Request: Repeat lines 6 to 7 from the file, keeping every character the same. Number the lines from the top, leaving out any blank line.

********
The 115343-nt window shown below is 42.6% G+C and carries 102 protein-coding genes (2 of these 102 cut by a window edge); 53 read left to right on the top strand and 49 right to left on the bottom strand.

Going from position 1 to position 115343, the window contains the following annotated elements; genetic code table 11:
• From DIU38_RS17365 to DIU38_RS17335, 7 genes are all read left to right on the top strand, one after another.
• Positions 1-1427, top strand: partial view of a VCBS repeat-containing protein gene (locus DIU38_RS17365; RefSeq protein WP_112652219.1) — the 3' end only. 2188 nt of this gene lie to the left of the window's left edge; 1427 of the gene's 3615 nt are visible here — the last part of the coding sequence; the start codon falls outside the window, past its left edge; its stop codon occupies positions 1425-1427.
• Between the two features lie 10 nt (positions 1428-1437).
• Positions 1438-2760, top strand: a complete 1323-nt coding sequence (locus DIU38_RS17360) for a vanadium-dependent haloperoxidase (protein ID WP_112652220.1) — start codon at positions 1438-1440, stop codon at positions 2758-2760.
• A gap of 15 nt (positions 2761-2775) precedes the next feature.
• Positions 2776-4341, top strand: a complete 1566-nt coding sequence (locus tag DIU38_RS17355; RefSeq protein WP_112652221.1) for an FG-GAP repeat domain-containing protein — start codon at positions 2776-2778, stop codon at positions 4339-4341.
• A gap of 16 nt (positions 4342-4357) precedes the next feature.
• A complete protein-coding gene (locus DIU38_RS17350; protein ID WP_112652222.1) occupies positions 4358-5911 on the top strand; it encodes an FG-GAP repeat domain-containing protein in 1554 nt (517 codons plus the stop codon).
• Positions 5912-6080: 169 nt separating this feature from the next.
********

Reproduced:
• Positions 1438-2760, top strand: a complete 1323-nt coding sequence (locus DIU38_RS17360) for a vanadium-dependent haloperoxidase (protein ID WP_112652220.1) — start codon at positions 1438-1440, stop codon at positions 2758-2760.
• A gap of 15 nt (positions 2761-2775) precedes the next feature.